2. The Nonferromagnesian (Felsic) (Ca/Na/K-rich) Silicates

                             Plagioclase -- (Ca,Na)AlSi3O8

                             Potassium Feldspar -- KAlSi3O8

                             Muscovite -- KAl2(ALSi3)O10(OH)2

                             Kaolinite (clay group) -- [Si4]Al4O10(OH)8 . 4H2O

Quartz -- SiO4


              3. The Major Oxide Minerals

                             Magnetite -- Fe3O4

                             Ilmenite -- FeTiO3

                             Hematite -- Fe2O3


VI. Classification of the Major Igneous Rock Types

A.  Based mainly upon two criteria:

1. Texture (grain size)

2. Composition  (mineralogy)


         B. The major igneous rock types

1. Volcanic (extrusives) – fine-grained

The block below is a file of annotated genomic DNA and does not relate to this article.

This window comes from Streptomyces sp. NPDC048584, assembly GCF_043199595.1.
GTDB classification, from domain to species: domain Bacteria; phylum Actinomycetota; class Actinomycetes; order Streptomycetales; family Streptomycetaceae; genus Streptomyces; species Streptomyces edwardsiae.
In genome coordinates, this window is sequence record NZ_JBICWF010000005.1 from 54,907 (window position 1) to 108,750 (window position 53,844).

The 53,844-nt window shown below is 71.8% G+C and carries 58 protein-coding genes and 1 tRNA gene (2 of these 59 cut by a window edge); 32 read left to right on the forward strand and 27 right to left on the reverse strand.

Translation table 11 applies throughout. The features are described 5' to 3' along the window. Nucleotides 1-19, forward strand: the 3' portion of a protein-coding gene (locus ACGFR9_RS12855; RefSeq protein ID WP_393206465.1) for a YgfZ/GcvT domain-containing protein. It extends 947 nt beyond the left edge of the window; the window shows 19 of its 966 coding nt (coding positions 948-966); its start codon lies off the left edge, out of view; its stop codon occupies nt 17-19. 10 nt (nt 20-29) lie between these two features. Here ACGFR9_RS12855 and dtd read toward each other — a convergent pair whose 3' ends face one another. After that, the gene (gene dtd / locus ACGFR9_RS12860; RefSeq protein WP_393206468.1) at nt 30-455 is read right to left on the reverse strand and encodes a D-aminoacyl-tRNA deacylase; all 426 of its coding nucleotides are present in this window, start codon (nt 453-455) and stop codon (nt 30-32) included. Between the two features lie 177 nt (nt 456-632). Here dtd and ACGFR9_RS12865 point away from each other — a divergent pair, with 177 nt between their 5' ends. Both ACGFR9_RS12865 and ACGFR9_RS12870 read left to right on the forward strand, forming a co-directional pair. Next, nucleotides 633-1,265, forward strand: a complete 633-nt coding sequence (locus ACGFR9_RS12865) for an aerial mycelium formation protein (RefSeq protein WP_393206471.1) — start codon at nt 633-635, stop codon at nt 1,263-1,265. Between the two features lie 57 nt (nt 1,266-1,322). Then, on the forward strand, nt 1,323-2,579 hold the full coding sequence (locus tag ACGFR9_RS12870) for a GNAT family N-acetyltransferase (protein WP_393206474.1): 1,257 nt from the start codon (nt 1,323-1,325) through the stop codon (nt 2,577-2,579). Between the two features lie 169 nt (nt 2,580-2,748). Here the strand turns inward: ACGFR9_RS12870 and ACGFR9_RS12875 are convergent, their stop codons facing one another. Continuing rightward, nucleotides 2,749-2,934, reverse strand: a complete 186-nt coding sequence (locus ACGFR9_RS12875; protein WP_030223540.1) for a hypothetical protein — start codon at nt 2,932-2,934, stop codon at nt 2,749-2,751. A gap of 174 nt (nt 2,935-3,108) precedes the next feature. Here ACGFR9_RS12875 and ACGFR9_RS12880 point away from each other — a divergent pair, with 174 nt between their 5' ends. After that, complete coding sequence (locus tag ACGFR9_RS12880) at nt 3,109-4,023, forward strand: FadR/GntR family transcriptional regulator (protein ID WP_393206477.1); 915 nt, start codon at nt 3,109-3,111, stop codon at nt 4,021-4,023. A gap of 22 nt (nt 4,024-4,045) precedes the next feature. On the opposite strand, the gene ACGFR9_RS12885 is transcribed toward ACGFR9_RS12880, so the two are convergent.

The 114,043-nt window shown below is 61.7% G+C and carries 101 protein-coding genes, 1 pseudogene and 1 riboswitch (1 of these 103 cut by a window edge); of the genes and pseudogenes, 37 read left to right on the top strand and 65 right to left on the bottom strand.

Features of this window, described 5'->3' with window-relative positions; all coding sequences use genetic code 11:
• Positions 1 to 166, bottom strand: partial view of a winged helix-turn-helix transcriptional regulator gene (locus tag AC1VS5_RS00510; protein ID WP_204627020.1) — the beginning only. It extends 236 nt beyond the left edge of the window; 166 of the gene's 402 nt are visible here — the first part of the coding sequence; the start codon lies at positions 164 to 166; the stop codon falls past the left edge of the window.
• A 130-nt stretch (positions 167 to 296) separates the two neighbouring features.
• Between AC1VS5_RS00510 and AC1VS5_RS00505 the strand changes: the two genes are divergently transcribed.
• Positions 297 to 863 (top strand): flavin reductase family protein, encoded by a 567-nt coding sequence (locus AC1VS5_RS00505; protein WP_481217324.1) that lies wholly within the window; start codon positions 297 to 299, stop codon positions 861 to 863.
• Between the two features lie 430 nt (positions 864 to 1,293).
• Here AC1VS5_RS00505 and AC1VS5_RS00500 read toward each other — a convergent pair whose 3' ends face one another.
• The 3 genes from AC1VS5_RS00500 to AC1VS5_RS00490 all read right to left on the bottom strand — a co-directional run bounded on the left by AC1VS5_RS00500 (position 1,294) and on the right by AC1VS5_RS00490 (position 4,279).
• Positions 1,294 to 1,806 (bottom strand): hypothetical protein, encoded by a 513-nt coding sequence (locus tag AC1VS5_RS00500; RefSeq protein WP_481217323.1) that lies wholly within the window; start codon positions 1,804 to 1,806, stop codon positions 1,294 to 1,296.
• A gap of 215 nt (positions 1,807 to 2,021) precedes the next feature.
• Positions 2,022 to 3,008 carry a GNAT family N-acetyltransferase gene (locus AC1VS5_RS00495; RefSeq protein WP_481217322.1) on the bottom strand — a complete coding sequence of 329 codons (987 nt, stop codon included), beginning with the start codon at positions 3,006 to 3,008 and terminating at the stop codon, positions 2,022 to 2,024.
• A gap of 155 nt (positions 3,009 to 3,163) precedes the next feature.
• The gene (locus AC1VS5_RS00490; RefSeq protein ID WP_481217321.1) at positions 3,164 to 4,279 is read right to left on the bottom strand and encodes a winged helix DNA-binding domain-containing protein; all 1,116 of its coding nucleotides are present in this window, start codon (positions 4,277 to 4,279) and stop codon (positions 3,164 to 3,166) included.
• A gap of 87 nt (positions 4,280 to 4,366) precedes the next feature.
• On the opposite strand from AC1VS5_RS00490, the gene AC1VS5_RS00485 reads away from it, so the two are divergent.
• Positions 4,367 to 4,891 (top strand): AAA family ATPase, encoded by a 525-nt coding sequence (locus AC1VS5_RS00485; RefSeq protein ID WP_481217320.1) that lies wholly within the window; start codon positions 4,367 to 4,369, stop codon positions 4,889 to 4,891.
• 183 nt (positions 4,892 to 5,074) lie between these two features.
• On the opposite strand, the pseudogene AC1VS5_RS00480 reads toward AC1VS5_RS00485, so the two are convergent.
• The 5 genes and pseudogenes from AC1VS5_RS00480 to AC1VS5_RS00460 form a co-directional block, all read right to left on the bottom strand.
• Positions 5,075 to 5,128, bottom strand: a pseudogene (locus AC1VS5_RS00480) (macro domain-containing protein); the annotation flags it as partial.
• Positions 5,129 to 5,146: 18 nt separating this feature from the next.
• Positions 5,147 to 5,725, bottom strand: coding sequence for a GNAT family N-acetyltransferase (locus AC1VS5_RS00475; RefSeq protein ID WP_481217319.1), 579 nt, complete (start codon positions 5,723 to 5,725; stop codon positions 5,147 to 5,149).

Compositional types = Komatiite, Basalt, Andesite, Rhyolite


2. Plutonic (intrusive) – coarse-grained

   Compositional types = Peridotite, Gabbros, Diorite, Granite


C. Igneous Rock Classification Diagram


Ø    Also see Figure


D. Hand Sample Identification Criteria for Igneous Rocks

       1) Crystalline "Igneous" Texture


       2) Grain Size:

·      phaneritic (individual crystals seen by eye)

       = coarse/medium-grained = plutonic


·      aphanitic (too small to be seen by eye)

       = very fine-grained = volcanic


·      porphyritic (mixed: some seen, some not)

                      = mixed-grained = volcanic


3) Mineralogy

·       Olivine + pyroxene + Ca-plagioclase

                           = basaltic/gabbroic


·       Pyroxene + Ca/Na-plag + amphibole +biotite

                           = andesitic/dioritic


·       Na-plag + K-feldspar + quartz + biotite

                           = rhyolitic/granitic